Taxing Sugar to Fund a City – 2nd Stage for Liverpool?
activematters comment | Liverpool city council is to start naming and shaming heavily sugared drinks, such as Lucozade and Coca-Cola, in a hard-hitting drive to warn parents about the health dangers they pose to their children.
Surely, taking it a stage further, rather than use ‘public money’ to address – these issues – tax them to fund ‘real’ change at a local level!
OVER the last decade or so, taxes on sugar-sweetened beverages have been proposed in a handful of American cities; they’ve failed all but once. Sometimes, this has been through a lack of governmental support — in 2009, David Paterson, then governor of New York, quickly gave up on his proposal for a tax — but mostly their advocates’ efforts have been overwhelmed by injections of cash from soda manufacturers and distributors.
Things changed 18 months ago, when a penny-per-ounce excise tax on soda and its relatives (heavily sweetened tea, sugar-added juices and so-called energy drinks) was approved by a 3-to-1 margin by voters in Berkeley, Calif. Conventional wisdom (and the soda industry) immediately labeled Berkeley a wacky anomaly. But in fact that East Bay university town is a harbinger: It was the first, or among the first, to voluntarily and intentionally desegregate schools, make sidewalks wheelchair accessible, establish a municipal recycling program and limit fast-food packaging and indoor smoking. Each of these was radical in its time, and all are now common — as I believe soda taxes will be five years from now.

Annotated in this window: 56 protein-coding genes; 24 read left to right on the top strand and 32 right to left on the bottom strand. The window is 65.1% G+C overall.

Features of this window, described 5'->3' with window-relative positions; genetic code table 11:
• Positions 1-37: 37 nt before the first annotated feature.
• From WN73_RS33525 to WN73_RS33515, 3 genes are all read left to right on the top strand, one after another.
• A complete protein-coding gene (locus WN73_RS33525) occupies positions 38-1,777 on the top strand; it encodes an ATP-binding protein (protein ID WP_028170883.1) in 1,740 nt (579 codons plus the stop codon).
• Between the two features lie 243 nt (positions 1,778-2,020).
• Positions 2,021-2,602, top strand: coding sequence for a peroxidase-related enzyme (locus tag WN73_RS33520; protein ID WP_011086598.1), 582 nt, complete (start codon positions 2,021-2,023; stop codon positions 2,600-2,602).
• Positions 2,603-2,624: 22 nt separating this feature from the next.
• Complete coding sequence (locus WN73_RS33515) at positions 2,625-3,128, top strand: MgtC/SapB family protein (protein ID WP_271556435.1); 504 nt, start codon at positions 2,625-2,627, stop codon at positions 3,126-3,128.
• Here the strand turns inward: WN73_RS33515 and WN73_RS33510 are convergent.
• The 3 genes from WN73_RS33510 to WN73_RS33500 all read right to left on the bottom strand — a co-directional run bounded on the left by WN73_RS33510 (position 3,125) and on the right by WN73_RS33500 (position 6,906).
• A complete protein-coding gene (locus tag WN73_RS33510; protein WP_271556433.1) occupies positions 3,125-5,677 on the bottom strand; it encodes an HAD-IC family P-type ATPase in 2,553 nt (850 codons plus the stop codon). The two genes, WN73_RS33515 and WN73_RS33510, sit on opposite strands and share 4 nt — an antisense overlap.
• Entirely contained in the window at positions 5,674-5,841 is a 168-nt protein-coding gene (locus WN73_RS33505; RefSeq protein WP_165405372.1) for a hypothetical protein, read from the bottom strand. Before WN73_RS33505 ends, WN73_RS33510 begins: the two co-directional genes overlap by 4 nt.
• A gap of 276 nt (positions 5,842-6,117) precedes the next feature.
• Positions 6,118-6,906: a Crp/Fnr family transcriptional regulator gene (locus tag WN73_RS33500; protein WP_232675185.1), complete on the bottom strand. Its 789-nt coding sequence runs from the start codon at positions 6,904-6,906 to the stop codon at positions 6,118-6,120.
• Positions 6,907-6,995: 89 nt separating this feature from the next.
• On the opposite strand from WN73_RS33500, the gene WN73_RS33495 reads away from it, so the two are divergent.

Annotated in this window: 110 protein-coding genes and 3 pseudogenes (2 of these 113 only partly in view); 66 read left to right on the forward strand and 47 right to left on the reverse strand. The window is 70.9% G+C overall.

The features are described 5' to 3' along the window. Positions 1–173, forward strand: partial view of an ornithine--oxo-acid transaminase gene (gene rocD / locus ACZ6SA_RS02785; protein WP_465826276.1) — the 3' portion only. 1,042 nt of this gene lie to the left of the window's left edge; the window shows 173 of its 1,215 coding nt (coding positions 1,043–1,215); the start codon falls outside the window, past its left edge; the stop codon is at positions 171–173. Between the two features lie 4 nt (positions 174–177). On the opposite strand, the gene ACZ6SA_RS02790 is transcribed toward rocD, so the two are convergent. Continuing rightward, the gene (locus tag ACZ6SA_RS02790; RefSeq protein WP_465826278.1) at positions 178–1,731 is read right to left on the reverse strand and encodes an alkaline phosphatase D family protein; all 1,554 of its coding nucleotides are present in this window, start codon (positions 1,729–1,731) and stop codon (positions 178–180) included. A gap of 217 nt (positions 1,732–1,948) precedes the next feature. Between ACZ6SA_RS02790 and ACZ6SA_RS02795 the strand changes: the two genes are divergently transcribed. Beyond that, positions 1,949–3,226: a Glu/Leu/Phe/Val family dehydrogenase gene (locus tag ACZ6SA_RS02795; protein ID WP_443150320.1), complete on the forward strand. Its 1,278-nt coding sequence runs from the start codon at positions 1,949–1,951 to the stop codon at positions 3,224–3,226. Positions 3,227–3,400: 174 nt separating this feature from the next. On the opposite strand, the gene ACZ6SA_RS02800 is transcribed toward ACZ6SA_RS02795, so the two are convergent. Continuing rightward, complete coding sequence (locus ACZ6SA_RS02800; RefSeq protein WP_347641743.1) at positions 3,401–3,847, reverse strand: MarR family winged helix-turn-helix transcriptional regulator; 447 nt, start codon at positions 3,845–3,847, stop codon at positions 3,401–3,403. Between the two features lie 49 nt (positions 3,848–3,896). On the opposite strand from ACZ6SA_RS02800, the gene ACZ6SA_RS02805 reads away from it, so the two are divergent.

in what is by some measures the country’s poorest big city, the tax is being billed as an anti-poverty initiative. Until now, every proposed soda tax has been sold first as a health measure; income from the tax has been secondary — destined for the general fund in Berkeley and, in Mexico, for establishing safe, free drinking water.
Mayor Kenney’s plan is different. The tax is being pitched as one that will pay for services for the city’s needy, and especially children — community schools, universal prekindergarten (which has overwhelming support), parks, recreation centers, libraries — rather than as one that will discourage people from consuming a damaging product. The health effects, of course, are equally beneficial, but Mayor Kenney and his allies maintain that there is simply no better way to raise this much-needed funding (an estimated $95 million annually) than to tax sugar-sweetened beverages.
“We are going to a source where there is substantial profit,” Mayor Kenney said to me in a phone interview last week, “and one that has the ability to take that hit and not skip a beat. They sell more of their product in poor communities than elsewhere, and for generations none of that profit was passed on to those communities. There is no downside to this other than that the three major soda companies may make a little less money.”